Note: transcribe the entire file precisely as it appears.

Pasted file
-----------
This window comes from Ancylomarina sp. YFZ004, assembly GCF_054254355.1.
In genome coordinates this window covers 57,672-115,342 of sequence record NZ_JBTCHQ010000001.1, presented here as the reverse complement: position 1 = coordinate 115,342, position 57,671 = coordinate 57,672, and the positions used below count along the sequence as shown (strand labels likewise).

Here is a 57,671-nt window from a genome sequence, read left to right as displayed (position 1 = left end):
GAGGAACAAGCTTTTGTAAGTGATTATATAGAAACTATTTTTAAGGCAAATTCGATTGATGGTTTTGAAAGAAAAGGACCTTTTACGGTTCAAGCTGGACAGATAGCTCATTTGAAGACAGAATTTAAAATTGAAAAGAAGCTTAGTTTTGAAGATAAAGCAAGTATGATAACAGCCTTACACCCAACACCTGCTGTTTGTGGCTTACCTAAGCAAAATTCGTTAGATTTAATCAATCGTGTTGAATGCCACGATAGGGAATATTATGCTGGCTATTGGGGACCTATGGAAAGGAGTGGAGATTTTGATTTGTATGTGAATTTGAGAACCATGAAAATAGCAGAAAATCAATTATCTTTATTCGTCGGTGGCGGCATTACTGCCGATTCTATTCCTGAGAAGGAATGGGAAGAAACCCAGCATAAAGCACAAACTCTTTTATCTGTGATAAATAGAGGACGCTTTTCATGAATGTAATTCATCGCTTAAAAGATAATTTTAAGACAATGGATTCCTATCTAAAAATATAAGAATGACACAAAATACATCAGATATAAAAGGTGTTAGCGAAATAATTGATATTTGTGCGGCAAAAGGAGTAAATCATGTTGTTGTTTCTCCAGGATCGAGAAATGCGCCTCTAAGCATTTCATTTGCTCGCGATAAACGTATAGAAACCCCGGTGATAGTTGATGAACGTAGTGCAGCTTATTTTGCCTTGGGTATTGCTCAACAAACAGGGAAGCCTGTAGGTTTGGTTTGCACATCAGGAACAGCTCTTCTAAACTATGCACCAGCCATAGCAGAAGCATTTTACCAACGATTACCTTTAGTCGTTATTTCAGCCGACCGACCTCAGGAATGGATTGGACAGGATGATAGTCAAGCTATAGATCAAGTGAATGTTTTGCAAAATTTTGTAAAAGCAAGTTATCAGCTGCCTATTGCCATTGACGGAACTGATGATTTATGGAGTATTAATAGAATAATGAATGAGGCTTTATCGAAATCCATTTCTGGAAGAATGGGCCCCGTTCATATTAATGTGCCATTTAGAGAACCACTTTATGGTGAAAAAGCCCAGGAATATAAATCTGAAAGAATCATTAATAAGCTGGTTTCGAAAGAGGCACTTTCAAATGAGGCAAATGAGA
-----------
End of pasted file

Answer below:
This window comes from Ancylomarina sp. YFZ004, assembly GCF_054254355.1.
In genome coordinates this window covers 57,672-115,342 of sequence record NZ_JBTCHQ010000001.1, presented here as the reverse complement: position 1 = coordinate 115,342, position 57,671 = coordinate 57,672, and the positions used below count along the sequence as shown (strand labels likewise).

Here is a 57,671-nt window from a genome sequence, read left to right as displayed (position 1 = left end):
GAGGAACAAGCTTTTGTAAGTGATTATATAGAAACTATTTTTAAGGCAAATTCGATTGATGGTTTTGAAAGAAAAGGACCTTTTACGGTTCAAGCTGGACAGATAGCTCATTTGAAGACAGAATTTAAAATTGAAAAGAAGCTTAGTTTTGAAGATAAAGCAAGTATGATAACAGCCTTACACCCAACACCTGCTGTTTGTGGCTTACCTAAGCAAAATTCGTTAGATTTAATCAATCGTGTTGAATGCCACGATAGGGAATATTATGCTGGCTATTGGGGACCTATGGAAAGGAGTGGAGATTTTGATTTGTATGTGAATTTGAGAACCATGAAAATAGCAGAAAATCAATTATCTTTATTCGTCGGTGGCGGCATTACTGCCGATTCTATTCCTGAGAAGGAATGGGAAGAAACCCAGCATAAAGCACAAACTCTTTTATCTGTGATAAATAGAGGACGCTTTTCATGAATGTAATTCATCGCTTAAAAGATAATTTTAAGACAATGGATTCCTATCTAAAAATATAAGAATGACACAAAATACATCAGATATAAAAGGTGTTAGCGAAATAATTGATATTTGTGCGGCAAAAGGAGTAAATCATGTTGTTGTTTCTCCAGGATCGAGAAATGCGCCTCTAAGCATTTCATTTGCTCGCGATAAACGTATAGAAACCCCGGTGATAGTTGATGAACGTAGTGCAGCTTATTTTGCCTTGGGTATTGCTCAACAAACAGGGAAGCCTGTAGGTTTGGTTTGCACATCAGGAACAGCTCTTCTAAACTATGCACCAGCCATAGCAGAAGCATTTTACCAACGATTACCTTTAGTCGTTATTTCAGCCGACCGACCTCAGGAATGGATTGGACAGGATGATAGTCAAGCTATAGATCAAGTGAATGTTTTGCAAAATTTTGTAAAAGCAAGTTATCAGCTGCCTATTGCCATTGACGGAACTGATGATTTATGGAGTATTAATAGAATAATGAATGAGGCTTTATCGAAATCCATTTCTGGAAGAATGGGCCCCGTTCATATTAATGTGCCATTTAGAGAACCACTTTATGGTGAAAAAGCCCAGGAATATAAATCTGAAAGAATCATTAATAAGCTGGTTTCGAAAGAGGCACTTTCAAATGAGGCAAATGAGA